Sunday, November 21, 2010

England, an Anthropological Study.

The following is a writing (essay, blog, thing?) that I wrote because I was quite bored and frankly, find writing journals pretty dull. I would just like to say before I begin, that I love England, even if this Study makes it appear that I do not.


The average English man and woman lives in much the same way as anybody else. Television, alcohol and the weekend are the chief hallmarks of life, not matter your postcode. The only differences may be that (if you’ll allow me a stereotype) Barry is watching the Manchester V Birmingham match and sipping ale and Crispin is dithering about in Chelsea watching the BBC news and thinking he’s sophisticated when he’s just a prude and sipping at expensive malt whiskey. The result is the same. Burger King exists on every street corner, tabloids cheerfully inform us of Katie Price and Strictly Come Dancing’s scandal, and the kitchen table has much the same discussion as in every other part of the world. Philosophy, religion, politics and what-colour-curtains-shall-we-buy rule supreme regardless of language or hemisphere.

Minimum wage is quite minimum (a little over five pounds, which equals under ten Australian dollars) and universities are generally standard (unless you attend Cambridge or Oxford where one-on-one tutorials presumably count for something), and people usually work in leaning skyscrapers in the City, or quiet suburban offices in well, the suburbs. Children go to school, adults go work. Weekends are set aside for going to the seaside (Brighton, Blackpool, and other overpriced and overhyped blackholes of culture) or visiting grandparents or entering those colossal Westfields that dot the land like gigantic pimples on a teenager. Sports (cricket and tennis in summer, football and rugby in the winter) are the people’s game and are played in every field and on every street and on every pub television. Music, too, and the old traditions of music hall and jazz still permeate the beachside towns and the nowhere villages like a perfume, and the top forty guides one briskly through HMV like a plague. The are pubs with garage bands and disco and tribute acts and crooners and jukeboxes and DJs. There are clubs with ‘celebrity DJs,’ and an entry fee that could be used in better ways (feeding a small country, for example). Pub fare food is cheaper than Australia and on the whole better, less trendy and more filling. There is no monopoly on supermarkets like in Australia – along with Tescos and Sainsburys are Waitrose, Morrisons, LIDL and ASDA and a host of high street shops that will sell you a whole platter of exotic sounding food from the far East. Newspapers are as equally terrible as in Australia, though there are moments of cleverness in amongst the terrible right wing-ness of the nation’s largest papers. Television is unabashedly terrible but there are shows like QI and Have I Got News For You that pull you through the muck. One does feel though, in London at least, that one is living in the epicentere of something (what, I cannot answer) and there is a sort of togetherness that feels rather lovely and jovial, and oddly heartwarming. Perhaps having come from somewhere as provincial as Adelaide, anything feels more happening than the Channel 7 news and the Malls Balls.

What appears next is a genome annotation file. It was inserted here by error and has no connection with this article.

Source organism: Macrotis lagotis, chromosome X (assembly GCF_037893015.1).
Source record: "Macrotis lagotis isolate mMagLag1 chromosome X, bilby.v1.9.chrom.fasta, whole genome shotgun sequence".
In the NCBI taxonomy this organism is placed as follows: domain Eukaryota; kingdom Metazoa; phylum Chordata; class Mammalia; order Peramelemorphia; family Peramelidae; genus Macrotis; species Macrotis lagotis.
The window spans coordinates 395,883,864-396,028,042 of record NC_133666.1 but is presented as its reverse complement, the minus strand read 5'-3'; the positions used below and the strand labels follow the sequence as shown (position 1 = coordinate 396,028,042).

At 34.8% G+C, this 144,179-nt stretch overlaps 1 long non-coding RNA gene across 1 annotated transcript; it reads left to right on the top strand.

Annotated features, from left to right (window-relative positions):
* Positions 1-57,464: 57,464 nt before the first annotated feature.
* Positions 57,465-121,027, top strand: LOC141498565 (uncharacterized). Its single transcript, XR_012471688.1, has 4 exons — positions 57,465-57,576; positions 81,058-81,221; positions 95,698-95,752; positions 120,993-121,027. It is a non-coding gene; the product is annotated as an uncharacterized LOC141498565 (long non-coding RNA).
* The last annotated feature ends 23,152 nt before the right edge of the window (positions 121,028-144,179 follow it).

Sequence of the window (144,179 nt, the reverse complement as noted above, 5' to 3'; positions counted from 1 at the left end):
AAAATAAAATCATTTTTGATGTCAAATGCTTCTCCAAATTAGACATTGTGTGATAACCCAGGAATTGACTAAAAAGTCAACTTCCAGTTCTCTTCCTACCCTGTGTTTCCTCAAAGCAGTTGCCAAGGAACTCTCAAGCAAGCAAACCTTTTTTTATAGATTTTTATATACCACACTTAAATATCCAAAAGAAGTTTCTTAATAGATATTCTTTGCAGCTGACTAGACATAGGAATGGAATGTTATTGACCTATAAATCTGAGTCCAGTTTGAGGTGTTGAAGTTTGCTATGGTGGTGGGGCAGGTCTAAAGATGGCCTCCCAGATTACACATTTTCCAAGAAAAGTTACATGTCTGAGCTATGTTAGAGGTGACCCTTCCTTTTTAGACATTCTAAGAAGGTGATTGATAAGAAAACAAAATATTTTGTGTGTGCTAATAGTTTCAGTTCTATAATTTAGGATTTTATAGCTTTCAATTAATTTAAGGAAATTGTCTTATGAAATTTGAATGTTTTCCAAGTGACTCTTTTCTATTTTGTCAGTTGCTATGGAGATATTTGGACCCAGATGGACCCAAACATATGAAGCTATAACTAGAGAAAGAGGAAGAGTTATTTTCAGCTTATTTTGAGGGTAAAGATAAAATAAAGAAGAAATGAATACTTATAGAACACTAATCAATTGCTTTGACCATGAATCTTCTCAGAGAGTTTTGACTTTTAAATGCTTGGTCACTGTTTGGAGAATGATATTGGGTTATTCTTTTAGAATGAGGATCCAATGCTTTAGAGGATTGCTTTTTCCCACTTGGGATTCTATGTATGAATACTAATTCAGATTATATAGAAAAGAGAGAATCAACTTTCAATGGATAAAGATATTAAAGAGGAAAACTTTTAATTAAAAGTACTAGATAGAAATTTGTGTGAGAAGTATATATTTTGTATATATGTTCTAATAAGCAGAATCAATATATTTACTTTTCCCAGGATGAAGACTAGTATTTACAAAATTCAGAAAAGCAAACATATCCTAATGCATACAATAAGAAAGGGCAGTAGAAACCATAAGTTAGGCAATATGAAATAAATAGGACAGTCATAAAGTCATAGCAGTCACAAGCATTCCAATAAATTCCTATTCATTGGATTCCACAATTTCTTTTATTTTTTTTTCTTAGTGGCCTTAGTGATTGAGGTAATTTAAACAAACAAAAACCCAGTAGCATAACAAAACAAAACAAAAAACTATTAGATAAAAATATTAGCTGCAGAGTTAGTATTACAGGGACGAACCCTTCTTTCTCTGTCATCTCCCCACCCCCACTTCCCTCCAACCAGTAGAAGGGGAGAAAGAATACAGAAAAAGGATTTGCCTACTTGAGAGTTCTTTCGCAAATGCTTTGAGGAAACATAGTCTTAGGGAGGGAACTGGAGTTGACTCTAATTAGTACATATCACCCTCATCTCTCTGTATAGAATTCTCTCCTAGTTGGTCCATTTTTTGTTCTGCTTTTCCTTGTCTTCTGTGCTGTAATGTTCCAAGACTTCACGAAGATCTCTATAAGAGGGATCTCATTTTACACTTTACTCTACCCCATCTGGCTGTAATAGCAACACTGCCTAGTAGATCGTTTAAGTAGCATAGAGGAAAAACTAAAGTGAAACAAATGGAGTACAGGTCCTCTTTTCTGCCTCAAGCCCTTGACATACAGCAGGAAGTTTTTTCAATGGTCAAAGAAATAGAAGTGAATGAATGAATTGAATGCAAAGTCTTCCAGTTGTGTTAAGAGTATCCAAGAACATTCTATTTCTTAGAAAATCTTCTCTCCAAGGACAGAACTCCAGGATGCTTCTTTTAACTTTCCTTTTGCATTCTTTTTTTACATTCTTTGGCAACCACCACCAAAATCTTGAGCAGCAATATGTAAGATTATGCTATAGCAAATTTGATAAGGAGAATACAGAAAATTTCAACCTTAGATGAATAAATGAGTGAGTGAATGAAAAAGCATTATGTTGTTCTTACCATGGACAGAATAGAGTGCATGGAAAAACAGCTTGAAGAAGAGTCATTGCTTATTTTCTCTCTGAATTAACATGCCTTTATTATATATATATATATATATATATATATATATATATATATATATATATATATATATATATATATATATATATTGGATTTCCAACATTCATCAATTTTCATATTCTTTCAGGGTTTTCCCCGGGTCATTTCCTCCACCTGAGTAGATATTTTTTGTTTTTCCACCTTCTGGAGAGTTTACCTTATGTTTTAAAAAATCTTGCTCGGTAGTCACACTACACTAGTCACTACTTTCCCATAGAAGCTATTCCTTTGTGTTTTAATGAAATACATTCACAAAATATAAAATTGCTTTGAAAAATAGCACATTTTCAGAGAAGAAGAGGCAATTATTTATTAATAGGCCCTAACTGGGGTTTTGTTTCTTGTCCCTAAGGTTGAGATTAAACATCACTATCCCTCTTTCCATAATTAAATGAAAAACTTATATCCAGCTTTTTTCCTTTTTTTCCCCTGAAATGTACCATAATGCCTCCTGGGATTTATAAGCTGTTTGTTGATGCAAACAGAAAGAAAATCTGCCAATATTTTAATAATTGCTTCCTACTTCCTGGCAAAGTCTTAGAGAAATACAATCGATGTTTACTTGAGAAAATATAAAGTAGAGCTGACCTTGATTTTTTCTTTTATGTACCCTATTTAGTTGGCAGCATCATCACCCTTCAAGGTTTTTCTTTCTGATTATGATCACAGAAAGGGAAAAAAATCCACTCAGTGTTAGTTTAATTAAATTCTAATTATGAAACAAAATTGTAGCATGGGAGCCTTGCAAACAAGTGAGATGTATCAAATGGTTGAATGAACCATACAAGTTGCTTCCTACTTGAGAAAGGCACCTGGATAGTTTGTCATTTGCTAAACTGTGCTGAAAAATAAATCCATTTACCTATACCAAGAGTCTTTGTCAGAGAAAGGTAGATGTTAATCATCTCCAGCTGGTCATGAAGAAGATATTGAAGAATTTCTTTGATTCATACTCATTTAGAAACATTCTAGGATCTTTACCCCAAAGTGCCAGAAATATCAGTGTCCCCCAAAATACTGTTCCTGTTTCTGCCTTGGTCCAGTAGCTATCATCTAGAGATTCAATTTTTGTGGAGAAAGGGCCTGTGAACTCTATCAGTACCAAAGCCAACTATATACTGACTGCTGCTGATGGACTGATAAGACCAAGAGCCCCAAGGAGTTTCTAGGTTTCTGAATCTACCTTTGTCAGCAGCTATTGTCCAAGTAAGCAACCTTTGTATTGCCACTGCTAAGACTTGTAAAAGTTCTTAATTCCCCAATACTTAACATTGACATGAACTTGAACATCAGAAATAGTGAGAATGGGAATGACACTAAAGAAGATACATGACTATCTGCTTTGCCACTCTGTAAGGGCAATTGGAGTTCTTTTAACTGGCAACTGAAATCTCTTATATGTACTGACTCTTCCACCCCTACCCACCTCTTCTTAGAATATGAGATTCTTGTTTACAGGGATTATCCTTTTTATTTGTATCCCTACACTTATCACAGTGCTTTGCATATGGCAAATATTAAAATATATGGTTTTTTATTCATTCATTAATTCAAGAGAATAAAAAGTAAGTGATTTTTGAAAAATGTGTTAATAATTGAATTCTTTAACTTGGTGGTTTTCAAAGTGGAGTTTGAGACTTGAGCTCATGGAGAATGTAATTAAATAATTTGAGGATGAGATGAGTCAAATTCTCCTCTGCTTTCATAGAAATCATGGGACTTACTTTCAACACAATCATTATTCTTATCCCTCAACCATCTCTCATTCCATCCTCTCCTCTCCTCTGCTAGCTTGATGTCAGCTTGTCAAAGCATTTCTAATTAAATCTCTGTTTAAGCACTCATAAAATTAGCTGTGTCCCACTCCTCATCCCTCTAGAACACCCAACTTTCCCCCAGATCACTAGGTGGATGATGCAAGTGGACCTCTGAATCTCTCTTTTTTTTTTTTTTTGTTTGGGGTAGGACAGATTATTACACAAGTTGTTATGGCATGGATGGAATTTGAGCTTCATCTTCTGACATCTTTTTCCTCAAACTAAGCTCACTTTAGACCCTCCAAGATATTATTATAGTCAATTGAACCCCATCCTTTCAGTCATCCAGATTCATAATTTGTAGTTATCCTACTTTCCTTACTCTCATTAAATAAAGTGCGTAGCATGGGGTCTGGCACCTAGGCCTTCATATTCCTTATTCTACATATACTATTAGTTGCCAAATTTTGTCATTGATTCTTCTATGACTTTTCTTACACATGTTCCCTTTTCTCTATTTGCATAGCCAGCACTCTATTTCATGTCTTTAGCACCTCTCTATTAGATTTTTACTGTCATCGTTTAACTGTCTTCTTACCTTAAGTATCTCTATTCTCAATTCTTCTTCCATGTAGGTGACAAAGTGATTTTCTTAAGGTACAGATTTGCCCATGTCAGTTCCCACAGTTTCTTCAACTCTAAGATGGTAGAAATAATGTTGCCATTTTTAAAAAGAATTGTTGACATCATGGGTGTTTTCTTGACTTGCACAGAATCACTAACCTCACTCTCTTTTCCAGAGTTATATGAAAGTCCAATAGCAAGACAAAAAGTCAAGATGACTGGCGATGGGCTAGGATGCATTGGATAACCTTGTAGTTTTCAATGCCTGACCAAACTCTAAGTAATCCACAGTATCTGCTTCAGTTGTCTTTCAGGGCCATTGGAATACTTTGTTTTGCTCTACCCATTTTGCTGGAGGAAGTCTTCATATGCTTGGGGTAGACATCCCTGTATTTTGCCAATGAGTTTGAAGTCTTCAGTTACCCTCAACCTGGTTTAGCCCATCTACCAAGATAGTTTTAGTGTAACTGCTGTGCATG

Living, it seems, is not particularly dissimilar from Australia, but the middle classes are financially closer to what we would describe as the upper working classes, and the upper middle classes are closer to what we may say is the upper classes. The difference between living in Penge or in Putney is tangible and so relevant it’s almost irrelevant. But then, the difference between living in Adelaide and living in London is so dissimilar it’s almost similar.


No comments:

Post a Comment